Golden Son by Pierce Brown book review

Our verdict on Pierce Brown’s follow-up to Red Rising

Golden Son continues the story of interstellar revolution stoked in last year’s surprise hit, Red Rising. In a future where humanity has expanded, but is ruled by a brutal elite, our hero is Darrow, a Martian Spartacus plotting to overthrow it.

After discovering that his people don’t toil in mines to terraform Mars as pioneers, but to fuel an empire as slaves, Darrow joined the Brothers of Ares, a liberation front waging war on the master race, the Golds. Disguised as a Gold and having proven himself in the bloody battle royal of the Gold training school in book one, Golden Son immerses Darrow among the ruling class. But all of his military training has not prepared him for the political scheming that is the norm amongst the elite. As the Gold’s in-fighting gives way to civil war between planets, the story returns to familiar territory, moving from one action set piece to the next, with Darrow leading armies into battle while always exploiting the situation for the revolution.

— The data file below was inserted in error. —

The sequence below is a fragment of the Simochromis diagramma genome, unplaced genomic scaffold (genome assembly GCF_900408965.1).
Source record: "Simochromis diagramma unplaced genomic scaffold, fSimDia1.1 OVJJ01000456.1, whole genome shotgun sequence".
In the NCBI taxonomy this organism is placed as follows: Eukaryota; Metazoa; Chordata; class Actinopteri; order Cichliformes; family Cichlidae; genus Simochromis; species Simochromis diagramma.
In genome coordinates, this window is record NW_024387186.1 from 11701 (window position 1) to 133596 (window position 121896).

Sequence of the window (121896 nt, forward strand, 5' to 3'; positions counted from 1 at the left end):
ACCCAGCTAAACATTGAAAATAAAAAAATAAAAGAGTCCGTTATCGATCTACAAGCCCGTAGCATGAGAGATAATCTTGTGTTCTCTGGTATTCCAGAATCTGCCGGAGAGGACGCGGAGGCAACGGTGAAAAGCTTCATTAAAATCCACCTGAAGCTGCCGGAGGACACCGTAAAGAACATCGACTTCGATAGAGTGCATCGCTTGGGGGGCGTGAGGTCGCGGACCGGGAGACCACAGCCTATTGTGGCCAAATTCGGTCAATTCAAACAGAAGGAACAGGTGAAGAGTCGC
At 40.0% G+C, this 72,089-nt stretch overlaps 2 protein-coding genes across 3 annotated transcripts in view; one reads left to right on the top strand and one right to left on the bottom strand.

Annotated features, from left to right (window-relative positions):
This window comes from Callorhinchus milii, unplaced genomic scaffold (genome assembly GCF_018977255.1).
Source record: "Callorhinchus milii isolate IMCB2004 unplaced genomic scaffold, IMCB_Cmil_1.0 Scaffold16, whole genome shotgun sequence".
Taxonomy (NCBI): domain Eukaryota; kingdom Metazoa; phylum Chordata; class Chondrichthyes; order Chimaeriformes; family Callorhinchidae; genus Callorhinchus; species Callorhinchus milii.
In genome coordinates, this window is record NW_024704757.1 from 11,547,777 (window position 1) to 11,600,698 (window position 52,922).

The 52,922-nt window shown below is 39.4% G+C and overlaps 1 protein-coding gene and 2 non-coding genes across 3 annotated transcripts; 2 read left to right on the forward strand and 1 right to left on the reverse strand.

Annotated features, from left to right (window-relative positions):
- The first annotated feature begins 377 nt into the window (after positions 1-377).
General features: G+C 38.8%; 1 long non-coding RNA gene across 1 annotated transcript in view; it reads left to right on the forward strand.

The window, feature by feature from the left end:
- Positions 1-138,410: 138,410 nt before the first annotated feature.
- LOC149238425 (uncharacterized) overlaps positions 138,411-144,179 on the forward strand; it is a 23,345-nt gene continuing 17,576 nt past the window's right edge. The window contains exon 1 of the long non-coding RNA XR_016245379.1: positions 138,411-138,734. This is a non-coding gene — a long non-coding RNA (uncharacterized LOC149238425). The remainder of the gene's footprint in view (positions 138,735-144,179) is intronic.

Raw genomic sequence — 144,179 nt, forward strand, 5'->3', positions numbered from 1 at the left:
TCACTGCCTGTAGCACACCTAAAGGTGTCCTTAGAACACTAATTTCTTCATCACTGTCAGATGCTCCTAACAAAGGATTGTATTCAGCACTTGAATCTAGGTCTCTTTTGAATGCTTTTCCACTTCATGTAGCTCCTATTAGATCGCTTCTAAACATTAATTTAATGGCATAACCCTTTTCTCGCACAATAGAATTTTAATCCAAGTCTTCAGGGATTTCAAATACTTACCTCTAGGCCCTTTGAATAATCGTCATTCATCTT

Pierce Brown proves that his vivid writing style can just as easily conjure an enthralling space opera as he could the close-quarters killing of Red Rising. But as the saga has expanded, there’s a danger the central character has been lost.

Darrow pays lip service to the horrors of committing so many to die, though is never called on it. Equally, his soapy romance with Gold love interest Mustang tos-and-fros, ultimately remaining unresolved. Hopefully this is only symptomatic of it being the in-between book in a series, and we’ll see more character development in the final instalment.